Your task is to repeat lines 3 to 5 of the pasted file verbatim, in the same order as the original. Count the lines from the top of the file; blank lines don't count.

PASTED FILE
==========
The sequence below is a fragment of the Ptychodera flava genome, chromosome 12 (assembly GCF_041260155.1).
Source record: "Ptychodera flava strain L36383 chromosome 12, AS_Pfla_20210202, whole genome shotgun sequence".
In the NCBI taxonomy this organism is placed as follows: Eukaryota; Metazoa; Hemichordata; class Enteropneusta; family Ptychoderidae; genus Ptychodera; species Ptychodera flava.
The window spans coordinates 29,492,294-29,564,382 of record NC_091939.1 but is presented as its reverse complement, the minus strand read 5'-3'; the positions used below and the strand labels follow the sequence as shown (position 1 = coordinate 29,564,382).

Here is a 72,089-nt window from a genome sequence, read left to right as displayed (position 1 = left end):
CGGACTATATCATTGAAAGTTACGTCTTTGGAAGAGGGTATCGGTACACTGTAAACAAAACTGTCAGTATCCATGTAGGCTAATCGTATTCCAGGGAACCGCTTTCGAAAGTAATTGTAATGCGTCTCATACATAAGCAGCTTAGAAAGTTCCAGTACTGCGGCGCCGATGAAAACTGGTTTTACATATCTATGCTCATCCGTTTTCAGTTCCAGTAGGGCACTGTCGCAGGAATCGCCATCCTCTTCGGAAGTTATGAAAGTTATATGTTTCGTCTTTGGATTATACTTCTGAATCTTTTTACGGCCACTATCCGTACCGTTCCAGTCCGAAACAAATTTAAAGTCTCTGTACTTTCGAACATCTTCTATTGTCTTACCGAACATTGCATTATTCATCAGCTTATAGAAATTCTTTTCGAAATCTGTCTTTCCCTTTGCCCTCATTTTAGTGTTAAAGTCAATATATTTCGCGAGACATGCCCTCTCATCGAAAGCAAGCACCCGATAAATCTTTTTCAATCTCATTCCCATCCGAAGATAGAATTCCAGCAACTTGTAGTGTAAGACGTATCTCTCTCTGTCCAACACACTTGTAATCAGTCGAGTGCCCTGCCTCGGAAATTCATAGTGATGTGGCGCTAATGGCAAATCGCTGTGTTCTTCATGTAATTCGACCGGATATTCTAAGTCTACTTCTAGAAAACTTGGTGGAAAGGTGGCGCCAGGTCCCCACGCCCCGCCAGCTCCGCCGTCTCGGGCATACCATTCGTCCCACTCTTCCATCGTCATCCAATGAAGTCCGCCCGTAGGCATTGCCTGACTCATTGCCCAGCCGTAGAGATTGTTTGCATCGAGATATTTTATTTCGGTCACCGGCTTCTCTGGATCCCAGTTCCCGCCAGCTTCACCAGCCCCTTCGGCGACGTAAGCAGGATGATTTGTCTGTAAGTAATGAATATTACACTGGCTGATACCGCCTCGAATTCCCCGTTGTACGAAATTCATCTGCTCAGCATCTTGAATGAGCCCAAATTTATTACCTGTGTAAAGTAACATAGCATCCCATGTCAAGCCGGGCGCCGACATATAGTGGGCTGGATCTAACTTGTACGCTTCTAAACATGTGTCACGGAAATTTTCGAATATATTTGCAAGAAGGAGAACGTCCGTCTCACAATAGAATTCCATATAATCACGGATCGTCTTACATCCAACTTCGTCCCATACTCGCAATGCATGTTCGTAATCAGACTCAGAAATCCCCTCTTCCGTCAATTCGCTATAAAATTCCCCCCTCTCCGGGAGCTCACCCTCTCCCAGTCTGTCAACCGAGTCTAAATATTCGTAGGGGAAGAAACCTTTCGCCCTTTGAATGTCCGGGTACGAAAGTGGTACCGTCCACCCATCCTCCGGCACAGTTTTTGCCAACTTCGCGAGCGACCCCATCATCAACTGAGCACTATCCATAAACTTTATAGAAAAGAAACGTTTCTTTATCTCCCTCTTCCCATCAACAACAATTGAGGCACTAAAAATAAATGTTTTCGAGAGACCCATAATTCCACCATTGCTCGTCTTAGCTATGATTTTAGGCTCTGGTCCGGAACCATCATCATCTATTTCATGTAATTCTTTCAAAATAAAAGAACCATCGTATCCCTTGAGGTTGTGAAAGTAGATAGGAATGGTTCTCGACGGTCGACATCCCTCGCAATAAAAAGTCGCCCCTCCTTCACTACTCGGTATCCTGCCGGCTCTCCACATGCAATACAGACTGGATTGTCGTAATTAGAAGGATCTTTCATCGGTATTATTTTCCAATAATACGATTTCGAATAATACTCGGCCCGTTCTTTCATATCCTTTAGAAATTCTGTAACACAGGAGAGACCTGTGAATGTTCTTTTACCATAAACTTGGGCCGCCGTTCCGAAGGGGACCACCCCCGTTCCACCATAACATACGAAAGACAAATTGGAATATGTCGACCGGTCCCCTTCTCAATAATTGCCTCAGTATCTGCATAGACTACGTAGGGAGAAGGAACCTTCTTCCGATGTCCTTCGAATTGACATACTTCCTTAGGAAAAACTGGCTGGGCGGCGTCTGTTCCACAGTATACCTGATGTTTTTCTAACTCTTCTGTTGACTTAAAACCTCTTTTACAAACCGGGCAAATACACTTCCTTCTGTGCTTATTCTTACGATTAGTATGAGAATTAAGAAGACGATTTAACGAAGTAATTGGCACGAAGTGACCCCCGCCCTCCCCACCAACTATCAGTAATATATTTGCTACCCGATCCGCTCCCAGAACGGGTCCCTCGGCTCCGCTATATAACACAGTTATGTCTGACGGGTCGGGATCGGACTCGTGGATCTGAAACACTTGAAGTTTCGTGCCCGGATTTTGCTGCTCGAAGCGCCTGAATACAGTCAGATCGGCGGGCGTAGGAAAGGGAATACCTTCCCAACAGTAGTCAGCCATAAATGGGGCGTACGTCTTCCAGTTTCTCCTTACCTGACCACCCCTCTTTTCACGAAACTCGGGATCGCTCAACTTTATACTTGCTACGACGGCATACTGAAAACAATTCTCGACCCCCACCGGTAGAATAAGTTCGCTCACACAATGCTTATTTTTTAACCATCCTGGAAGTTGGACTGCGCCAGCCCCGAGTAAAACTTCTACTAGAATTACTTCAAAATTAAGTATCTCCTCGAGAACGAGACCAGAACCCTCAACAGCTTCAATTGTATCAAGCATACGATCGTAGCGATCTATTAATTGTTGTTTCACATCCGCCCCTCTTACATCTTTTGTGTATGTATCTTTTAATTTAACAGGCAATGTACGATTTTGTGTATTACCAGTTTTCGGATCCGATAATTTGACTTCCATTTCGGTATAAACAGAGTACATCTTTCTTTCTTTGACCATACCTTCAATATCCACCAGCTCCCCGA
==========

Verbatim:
In the NCBI taxonomy this organism is placed as follows: Eukaryota; Metazoa; Hemichordata; class Enteropneusta; family Ptychoderidae; genus Ptychodera; species Ptychodera flava.
The window spans coordinates 29,492,294-29,564,382 of record NC_091939.1 but is presented as its reverse complement, the minus strand read 5'-3'; the positions used below and the strand labels follow the sequence as shown (position 1 = coordinate 29,564,382).

Here is a 72,089-nt window from a genome sequence, read left to right as displayed (position 1 = left end):